• Run time - O(m+n) time; this is linear w.r.t. the size of the graph.
Generic Algorithm 
Given graph G, vertex S
- initially s explored, all other vertices unexplored. [1 boolean per node]
- while possible:
  - choose an edge (u,v) with u explored and v unexplored   [If none, halt]
  - mark v explored

Breadth-First Search (BFS)
O(m+n) time using a Queue (FIFO)
  1. explore nodes in layers - if there is a path BFS will find it.
  2. can compute shortest paths
  3. can compute connected components of an undirected graph

For shortest path calculation -> changes to the alg.
initialize dist(v) [0, if v==s, something if v != s]
- when considering edge (v,w):
  - if w unexplored, then set dist(w) = dist(v) + 1

For computing connected components:
Applications: To check if a network is disconnected, graph visualization, clustering.
Input: List of all nodes along with the list of nodes each one is connected to.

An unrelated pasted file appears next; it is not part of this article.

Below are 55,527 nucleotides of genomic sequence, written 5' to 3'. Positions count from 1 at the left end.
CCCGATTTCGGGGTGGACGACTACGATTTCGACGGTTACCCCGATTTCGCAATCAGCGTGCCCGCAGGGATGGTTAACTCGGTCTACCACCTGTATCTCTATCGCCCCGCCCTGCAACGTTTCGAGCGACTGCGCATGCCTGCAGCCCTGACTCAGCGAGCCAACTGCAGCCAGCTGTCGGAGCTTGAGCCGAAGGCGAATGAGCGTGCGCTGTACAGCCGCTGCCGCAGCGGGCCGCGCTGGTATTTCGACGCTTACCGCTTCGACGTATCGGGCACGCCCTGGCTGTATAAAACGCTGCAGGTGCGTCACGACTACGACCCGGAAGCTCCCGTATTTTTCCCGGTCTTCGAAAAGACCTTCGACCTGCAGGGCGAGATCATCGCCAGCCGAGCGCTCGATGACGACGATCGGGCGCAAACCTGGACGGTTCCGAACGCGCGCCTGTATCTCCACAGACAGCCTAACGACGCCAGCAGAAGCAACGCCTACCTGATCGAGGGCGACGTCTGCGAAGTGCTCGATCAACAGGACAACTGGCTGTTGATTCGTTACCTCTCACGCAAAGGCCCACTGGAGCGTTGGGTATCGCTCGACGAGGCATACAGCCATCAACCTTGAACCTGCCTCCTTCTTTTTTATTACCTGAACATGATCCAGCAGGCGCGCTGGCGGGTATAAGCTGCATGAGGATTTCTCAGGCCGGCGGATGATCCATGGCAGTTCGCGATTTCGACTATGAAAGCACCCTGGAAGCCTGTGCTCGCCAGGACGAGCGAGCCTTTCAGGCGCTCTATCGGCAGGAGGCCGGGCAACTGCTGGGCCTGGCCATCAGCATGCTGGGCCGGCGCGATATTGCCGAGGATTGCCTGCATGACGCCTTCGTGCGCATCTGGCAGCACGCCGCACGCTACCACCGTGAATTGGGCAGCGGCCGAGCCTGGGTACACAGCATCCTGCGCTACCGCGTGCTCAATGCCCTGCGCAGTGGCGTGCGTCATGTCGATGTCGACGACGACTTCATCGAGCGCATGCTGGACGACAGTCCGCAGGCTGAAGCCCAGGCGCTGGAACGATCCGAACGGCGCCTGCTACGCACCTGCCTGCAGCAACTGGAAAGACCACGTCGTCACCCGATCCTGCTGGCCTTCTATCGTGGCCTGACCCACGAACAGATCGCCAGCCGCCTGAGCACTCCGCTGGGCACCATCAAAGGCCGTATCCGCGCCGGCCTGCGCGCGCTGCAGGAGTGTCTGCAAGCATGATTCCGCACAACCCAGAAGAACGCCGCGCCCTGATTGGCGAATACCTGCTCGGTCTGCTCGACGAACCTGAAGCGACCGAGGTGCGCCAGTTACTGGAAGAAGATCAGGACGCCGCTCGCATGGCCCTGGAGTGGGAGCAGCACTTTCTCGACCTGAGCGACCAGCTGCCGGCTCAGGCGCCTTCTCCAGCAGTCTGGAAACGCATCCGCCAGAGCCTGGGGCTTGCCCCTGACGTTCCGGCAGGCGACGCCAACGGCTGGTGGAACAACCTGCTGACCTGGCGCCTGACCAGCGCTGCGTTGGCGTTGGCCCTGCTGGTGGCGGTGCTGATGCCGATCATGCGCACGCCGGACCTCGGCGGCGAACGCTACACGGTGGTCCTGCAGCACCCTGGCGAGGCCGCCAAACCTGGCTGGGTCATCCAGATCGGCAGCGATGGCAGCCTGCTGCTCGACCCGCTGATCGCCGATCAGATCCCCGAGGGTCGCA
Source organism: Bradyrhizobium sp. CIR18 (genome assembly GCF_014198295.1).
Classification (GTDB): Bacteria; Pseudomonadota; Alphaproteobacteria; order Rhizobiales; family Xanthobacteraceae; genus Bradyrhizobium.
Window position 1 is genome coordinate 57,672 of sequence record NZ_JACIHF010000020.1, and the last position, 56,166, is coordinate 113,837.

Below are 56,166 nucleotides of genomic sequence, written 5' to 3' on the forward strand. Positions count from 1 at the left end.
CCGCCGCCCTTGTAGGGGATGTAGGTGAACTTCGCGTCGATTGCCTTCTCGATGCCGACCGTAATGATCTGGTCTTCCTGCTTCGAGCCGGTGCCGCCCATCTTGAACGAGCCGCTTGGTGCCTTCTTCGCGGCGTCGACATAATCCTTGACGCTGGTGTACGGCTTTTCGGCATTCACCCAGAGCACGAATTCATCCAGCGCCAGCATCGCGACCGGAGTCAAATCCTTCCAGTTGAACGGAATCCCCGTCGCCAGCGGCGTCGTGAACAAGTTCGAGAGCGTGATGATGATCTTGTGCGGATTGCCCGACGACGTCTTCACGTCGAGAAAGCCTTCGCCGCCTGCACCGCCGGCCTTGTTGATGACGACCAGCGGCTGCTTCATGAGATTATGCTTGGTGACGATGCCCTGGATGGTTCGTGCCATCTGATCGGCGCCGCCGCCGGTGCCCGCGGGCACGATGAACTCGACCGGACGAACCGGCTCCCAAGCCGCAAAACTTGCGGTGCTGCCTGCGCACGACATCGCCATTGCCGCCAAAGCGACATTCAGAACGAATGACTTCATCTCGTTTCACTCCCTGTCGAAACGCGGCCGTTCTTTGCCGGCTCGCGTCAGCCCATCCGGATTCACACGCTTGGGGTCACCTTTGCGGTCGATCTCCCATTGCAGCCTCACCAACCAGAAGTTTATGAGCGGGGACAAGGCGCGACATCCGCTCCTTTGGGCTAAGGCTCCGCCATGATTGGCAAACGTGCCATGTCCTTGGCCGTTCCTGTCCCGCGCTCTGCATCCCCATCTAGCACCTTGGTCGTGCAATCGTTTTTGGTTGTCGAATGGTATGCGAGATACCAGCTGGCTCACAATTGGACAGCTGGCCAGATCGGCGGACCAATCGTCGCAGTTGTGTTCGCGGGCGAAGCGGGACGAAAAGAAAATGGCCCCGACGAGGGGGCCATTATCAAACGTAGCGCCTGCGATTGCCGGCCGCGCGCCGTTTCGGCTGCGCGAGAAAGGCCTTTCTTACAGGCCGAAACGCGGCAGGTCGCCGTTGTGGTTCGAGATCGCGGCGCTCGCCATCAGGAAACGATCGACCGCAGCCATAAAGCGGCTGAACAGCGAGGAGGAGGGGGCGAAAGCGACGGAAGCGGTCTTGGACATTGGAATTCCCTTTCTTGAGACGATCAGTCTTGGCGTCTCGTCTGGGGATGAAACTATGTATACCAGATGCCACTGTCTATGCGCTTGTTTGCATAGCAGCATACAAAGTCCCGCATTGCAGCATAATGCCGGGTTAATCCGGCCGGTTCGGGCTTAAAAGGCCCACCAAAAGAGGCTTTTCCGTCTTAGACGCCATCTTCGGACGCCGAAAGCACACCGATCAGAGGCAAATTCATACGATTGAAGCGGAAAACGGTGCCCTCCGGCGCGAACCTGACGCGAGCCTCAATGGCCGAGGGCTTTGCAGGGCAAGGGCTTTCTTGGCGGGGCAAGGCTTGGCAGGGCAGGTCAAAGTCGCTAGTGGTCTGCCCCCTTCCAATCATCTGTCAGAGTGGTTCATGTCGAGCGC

- Initially all nodes are unexplored, assume nodes are labelled 1 to n
- for i=1 to n:
  - if i not yet explored in some previous BFS
    - BFS(G, i)  -> discovers connected components..

Depth-First Search (DFS)
O(m+n) time using a stack (LIFO or via recursion)
  1. explore aggressively like a maze, backtrack only when neccessary
  2. compute topological ordering of directed acyclic graph
  3. compute connected components in directed graphs.
Stack version:
mimic BFS code, use stack (push, pop) instead of queue (+minor other modifications)

Recursive version (elegant):
DFS (graph G, start vertex s)
- mark s as explored
- for every edge (s,v):
  - if v unexplored
    - DFS (G,v) 

Graphs [Contraction Algorithm]

Graphs contain vertices and edges; can be directed or undirected.

  1. Road networks: All softwares or web-apps store road networks in some form of graphical representation where the vertices correspond to intersections and the edges correspond to individual roads.
  2. The Web: Vertices - individual web pages & Edges: hyperlinks. Eg: First vertex [tail] is going to be a page that contains a hyperlink and the second vertex [head] is going to be the page the hyperlink points to.
  3. Social Networks: Vertices - individuals, Edges - relationships.